Civil LibertiesIndividual Freedom

Radley Balko Uncovers Trouble in Little Rock

Is there a problem with how the Little Rock police conduct drug raids? According to a recent investigative piece by Radley Balko, there sure is. If he’s right, it should concern every Arkansan who values limited government and liberty.

You may remember Balko from a stop he made in Arkansas in 2015. The Advance Arkansas Institute hosted him for a speech on the militarization of the police. He’s now published an extensive report in the Washington Post that appears to describe some troubling actions by Little Rock police.

Here are some of the potential problems that Balko may have found:

There are three main areas of concern. First, the narcotics unit appears to be routinely violating the Fourth Amendment by serving nearly all of its warrants with no-knock raids. It’s asking for no-knock warrants without demonstrating why each suspect merits a no-knock entry, as required by federal law. Worse yet, Little Rock judges are then signing off on these warrants.

Second, the LRPD is serving many of these warrants by using explosives that SWAT veterans I’ve interviewed say are reckless, dangerous and wholly inappropriate for use in drug raids. I’ve also spoken to at least two people who say there were children in the home when the explosives were used.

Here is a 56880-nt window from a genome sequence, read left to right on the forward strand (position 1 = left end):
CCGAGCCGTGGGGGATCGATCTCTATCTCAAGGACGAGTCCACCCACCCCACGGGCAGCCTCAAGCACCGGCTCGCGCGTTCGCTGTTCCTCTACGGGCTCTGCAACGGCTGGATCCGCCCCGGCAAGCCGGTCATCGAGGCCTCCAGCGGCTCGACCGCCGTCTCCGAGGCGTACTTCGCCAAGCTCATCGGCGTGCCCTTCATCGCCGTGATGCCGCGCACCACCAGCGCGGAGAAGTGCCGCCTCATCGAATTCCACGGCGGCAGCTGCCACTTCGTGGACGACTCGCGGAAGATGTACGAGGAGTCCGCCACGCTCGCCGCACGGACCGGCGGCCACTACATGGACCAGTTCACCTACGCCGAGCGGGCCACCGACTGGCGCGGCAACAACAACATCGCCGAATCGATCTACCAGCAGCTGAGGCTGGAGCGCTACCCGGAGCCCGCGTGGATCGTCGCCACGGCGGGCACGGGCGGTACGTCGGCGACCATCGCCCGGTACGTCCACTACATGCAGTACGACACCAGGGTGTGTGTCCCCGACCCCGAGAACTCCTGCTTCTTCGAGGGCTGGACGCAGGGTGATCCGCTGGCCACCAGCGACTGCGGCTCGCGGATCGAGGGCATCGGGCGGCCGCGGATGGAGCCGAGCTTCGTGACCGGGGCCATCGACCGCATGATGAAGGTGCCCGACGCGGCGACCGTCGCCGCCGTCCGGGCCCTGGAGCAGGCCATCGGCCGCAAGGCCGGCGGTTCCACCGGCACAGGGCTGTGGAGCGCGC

Finally, and perhaps most troubling, there’s clear evidence that one informant whom LRPD drug cops have been using — the informant used to obtain probable cause against Talley and others — has been lying to police about his drug buys. At minimum, the detectives who worked with him have been inexcusably sloppy in their handling of him. But there’s also evidence that raises questions about their own truthfulness.

I’d urge every reader of TAP to check out this report and see what is going on in Little Rock. If these abuses are true, there are serious constitutional violations at play, especially if “the LRPD narcotics unit is violating the Fourth Amendment nearly every time its officers serve a drug warrant — and that the city’s judges, the check and balance on police excess, are letting it happen.”

This is a situation that definitely deserves wide attention and greater scrutiny from elected officials.

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